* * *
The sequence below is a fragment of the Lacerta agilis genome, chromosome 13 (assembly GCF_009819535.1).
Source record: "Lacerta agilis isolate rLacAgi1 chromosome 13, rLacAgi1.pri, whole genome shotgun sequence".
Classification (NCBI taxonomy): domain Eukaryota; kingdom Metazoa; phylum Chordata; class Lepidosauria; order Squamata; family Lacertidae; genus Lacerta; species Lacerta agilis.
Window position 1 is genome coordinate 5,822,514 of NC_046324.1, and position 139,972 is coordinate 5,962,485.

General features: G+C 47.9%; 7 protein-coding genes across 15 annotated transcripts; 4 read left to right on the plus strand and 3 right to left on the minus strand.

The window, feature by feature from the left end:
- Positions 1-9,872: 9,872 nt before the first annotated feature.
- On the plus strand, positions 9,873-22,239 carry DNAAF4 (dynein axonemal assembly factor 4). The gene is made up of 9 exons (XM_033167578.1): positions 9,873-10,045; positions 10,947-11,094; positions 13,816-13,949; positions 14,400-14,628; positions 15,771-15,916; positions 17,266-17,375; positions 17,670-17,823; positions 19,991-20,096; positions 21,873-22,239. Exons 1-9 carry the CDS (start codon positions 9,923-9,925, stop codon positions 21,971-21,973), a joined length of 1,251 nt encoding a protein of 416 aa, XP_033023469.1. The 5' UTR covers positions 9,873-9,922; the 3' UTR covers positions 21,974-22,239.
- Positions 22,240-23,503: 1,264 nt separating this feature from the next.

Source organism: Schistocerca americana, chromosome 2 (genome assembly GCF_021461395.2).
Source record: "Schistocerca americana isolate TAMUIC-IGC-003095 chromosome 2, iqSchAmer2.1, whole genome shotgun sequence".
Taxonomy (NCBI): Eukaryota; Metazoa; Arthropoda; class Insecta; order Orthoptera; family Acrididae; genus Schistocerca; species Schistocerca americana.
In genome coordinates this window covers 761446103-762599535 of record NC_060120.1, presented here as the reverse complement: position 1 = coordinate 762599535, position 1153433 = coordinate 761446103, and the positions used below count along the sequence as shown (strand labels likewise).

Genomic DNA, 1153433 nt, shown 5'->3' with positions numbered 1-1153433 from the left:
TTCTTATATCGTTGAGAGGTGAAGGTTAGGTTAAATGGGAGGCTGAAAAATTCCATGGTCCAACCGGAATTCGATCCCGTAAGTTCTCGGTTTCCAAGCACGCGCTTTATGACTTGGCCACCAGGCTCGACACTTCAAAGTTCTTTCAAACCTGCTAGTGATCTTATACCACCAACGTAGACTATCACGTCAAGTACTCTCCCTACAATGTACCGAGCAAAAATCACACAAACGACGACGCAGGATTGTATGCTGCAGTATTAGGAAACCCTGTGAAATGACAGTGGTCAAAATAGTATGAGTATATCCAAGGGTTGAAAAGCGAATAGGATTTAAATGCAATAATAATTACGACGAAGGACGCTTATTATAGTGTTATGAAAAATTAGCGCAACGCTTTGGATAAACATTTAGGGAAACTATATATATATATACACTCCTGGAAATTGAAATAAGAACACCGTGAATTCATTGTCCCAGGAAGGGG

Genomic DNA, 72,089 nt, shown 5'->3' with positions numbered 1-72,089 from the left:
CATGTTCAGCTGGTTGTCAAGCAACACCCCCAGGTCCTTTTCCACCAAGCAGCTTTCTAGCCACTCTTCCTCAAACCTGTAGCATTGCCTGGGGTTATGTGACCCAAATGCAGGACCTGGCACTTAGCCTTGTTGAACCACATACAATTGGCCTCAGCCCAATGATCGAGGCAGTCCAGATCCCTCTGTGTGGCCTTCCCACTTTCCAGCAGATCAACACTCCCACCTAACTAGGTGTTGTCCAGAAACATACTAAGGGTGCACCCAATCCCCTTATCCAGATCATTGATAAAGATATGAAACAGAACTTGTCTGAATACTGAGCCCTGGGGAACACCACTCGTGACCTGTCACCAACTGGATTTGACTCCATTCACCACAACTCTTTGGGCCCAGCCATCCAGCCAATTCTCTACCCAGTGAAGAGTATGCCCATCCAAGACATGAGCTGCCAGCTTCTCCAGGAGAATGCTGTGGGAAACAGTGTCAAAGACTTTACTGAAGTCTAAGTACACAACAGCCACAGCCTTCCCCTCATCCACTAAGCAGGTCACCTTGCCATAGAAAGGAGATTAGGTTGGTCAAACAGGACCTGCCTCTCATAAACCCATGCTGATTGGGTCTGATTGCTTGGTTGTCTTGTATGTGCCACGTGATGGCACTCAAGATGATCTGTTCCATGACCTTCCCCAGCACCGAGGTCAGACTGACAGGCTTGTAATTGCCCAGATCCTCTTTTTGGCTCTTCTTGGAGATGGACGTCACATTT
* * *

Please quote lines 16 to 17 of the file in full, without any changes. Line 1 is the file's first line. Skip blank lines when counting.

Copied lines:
Genomic DNA, 72,089 nt, shown 5'->3' with positions numbered 1-72,089 from the left:
CATGTTCAGCTGGTTGTCAAGCAACACCCCCAGGTCCTTTTCCACCAAGCAGCTTTCTAGCCACTCTTCCTCAAACCTGTAGCATTGCCTGGGGTTATGTGACCCAAATGCAGGACCTGGCACTTAGCCTTGTTGAACCACATACAATTGGCCTCAGCCCAATGATCGAGGCAGTCCAGATCCCTCTGTGTGGCCTTCCCACTTTCCAGCAGATCAACACTCCCACCTAACTAGGTGTTGTCCAGAAACATACTAAGGGTGCACCCAATCCCCTTATCCAGATCATTGATAAAGATATGAAACAGAACTTGTCTGAATACTGAGCCCTGGGGAACACCACTCGTGACCTGTCACCAACTGGATTTGACTCCATTCACCACAACTCTTTGGGCCCAGCCATCCAGCCAATTCTCTACCCAGTGAAGAGTATGCCCATCCAAGACATGAGCTGCCAGCTTCTCCAGGAGAATGCTGTGGGAAACAGTGTCAAAGACTTTACTGAAGTCTAAGTACACAACAGCCACAGCCTTCCCCTCATCCACTAAGCAGGTCACCTTGCCATAGAAAGGAGATTAGGTTGGTCAAACAGGACCTGCCTCTCATAAACCCATGCTGATTGGGTCTGATTGCTTGGTTGTCTTGTATGTGCCACGTGATGGCACTCAAGATGATCTGTTCCATGACCTTCCCCAGCACCGAGGTCAGACTGACAGGCTTGTAATTGCCCAGATCCTCTTTTTGGCTCTTCTTGGAGATGGACGTCACATTT